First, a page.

Justice Stevens Almost Gets It Right

by Marty Lederman

In the beginning of his concurrence in Medellin, Justice Stevens reads Article 94 not to require the Texas state courts to take steps to ensure that the U.S. complys with the ICJ judgment. I disagree with his interpretation of “undertakes to comply,” but he’s almost convinced me that it’s a close question, at least with respect to whether the treaty (plus the Supremacy Clause) imposes an obligation on the state court to entertain a habeas petition that state law would otherwise foreclose.

In any event, and more to the point, Justice Stevens then includes (page 4-5) a remarkable paragraph that in my view gets right to the heart of the matter, which is not whether the ICJ judgment is “enforceable in court,” but instead whether the State of Texas as a whole has a constitutional obligation to see to it that the ICJ judgment is honored:

Under the express terms of the Supremacy Clause, the United States’ obligation to “undertak[e] to comply” with the ICJ’s decision falls on each of the States as well as the Federal Government. One consequence of our form of government is that sometimes States must shoulder the primary responsibility for protecting the honor and integrity of the Nation. Texas’ duty in this respect is all the greater since it was Texas that—by failing to provide consular notice in accordance with the Vienna Convention—ensnared the United States in the current controversy. Having already put the Nation in breach of one treaty, it is now up to Texas to prevent the breach of another.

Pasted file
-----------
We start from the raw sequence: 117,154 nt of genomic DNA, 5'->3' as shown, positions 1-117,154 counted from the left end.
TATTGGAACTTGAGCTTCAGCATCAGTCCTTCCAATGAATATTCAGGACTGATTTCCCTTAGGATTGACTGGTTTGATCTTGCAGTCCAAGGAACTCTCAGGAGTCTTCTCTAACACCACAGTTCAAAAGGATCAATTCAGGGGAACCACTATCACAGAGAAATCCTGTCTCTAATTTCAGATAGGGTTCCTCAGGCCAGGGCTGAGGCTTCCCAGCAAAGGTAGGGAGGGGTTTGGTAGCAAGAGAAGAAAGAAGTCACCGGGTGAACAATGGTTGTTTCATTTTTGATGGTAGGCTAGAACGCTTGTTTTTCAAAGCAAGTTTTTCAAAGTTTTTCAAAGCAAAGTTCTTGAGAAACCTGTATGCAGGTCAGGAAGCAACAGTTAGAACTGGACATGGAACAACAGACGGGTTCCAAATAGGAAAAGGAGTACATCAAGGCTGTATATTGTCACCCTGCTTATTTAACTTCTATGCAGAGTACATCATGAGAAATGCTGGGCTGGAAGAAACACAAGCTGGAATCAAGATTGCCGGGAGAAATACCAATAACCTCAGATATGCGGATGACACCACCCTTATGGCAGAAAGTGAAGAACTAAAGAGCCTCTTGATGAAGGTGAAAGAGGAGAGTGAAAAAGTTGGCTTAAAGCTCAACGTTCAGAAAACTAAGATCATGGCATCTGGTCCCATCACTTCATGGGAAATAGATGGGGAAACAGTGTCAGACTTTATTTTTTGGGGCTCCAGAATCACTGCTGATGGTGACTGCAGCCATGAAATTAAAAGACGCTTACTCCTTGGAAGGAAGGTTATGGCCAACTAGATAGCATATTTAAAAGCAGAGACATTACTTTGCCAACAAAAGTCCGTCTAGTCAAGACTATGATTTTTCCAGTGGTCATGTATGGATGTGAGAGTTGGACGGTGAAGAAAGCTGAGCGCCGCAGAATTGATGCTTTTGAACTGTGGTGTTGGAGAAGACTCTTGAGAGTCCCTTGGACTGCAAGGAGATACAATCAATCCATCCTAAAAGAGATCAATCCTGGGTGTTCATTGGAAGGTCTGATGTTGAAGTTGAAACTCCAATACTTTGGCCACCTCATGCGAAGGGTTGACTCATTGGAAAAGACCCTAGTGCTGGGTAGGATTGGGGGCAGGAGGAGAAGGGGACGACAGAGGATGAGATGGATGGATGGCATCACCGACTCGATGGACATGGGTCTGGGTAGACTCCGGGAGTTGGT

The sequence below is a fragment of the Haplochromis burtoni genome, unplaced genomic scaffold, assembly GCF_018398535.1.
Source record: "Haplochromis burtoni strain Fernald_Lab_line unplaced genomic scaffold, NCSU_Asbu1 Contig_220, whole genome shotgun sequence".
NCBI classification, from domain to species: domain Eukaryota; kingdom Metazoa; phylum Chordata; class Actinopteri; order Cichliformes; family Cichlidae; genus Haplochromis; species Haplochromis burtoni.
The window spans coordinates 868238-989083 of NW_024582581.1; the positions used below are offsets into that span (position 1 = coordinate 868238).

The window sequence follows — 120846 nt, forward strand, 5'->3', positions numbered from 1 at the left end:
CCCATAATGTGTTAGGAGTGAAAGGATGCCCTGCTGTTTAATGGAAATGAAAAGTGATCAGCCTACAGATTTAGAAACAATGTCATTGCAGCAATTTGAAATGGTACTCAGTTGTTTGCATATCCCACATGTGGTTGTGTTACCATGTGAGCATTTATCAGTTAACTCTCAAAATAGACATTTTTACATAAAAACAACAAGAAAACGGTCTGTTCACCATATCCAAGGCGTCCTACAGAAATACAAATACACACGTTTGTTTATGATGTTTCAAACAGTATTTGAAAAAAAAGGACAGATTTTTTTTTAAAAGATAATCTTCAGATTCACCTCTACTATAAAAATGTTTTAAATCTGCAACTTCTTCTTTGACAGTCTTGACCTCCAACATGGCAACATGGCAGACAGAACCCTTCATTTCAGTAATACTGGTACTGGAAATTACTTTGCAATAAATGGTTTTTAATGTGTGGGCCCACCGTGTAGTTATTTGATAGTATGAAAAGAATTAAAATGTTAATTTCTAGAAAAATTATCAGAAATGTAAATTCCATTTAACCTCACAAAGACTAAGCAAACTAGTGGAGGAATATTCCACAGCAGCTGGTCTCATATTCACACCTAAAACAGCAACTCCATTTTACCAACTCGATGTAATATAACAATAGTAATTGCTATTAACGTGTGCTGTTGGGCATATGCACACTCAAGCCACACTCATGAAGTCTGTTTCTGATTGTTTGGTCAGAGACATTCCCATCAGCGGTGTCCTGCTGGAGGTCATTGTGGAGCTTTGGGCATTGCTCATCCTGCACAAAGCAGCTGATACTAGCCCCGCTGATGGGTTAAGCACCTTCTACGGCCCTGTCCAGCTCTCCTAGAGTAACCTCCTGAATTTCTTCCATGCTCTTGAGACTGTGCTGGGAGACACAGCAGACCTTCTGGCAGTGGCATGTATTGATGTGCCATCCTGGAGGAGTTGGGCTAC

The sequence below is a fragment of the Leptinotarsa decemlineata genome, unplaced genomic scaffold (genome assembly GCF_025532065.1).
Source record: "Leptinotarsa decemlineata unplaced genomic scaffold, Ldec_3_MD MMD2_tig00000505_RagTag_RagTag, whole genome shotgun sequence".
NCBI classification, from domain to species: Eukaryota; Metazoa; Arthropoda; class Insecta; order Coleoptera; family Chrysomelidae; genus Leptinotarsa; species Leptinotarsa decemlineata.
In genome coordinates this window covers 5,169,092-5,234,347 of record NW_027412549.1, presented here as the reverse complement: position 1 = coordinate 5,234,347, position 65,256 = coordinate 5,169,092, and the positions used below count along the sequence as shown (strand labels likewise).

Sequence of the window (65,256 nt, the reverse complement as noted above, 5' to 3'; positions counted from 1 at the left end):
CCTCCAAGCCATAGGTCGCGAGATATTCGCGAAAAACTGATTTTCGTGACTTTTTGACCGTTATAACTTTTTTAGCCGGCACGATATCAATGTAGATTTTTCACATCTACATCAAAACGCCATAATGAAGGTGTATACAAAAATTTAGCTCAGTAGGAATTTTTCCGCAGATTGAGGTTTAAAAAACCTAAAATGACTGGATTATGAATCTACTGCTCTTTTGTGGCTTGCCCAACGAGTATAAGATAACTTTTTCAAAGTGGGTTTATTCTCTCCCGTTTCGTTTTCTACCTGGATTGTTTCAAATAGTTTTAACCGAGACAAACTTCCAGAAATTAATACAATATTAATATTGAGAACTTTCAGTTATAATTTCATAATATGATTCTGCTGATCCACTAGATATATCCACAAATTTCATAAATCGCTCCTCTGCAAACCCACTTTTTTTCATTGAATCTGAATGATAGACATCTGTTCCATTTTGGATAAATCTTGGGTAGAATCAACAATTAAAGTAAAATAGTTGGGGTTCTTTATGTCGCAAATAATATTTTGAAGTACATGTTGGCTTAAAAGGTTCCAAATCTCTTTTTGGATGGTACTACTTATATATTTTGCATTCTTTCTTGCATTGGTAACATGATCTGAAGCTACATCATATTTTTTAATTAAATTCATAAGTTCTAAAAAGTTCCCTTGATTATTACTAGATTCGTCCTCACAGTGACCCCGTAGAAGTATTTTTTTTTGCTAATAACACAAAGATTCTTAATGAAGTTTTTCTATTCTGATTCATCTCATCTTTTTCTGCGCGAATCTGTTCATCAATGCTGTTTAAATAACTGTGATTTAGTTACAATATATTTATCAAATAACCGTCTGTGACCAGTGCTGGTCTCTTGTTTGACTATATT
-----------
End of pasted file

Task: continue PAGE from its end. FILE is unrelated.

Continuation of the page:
OK, so Texas (as well as the federal government) has a constitutional obligation to prevent the U.S. from breaching Article 94. I agree. And if Texas were to execute one of the 51 defendants before they were afforded “review and reconsideration” of their sentences by someone, Texas would then cause the U.S. to breach Article 94, which Texas may not do.

Having read this paragraph, one might expect Justice Stevens to then conclude that, even if there is no way (absent federal statute) to judicially enforce this obligation against Texas, nevertheless Texas is constitutionally required to do the right thing.

But for some reason, Justice Stevens pulls his punches at the last minute: Instead of writing that “The Court’s judgment, which I join, does not change the fact that the State of Texas is required to take appropriate action to prevent a breach,” Stevens writes that “The Court’s judgment, which I join, does not foreclose further appropriate action by the State of Texas.”

As though Texas has a choice in the matter.

Can anyone reconcile this closing sentence with Stevens’s earlier paragraph (quoted above), which (correctly, in my view) speaks of Texas’s constitutional “duty” and “obligation”?

http://opiniojuris.org/2008/03/27/justice-stevens-almost-gets-it-right/

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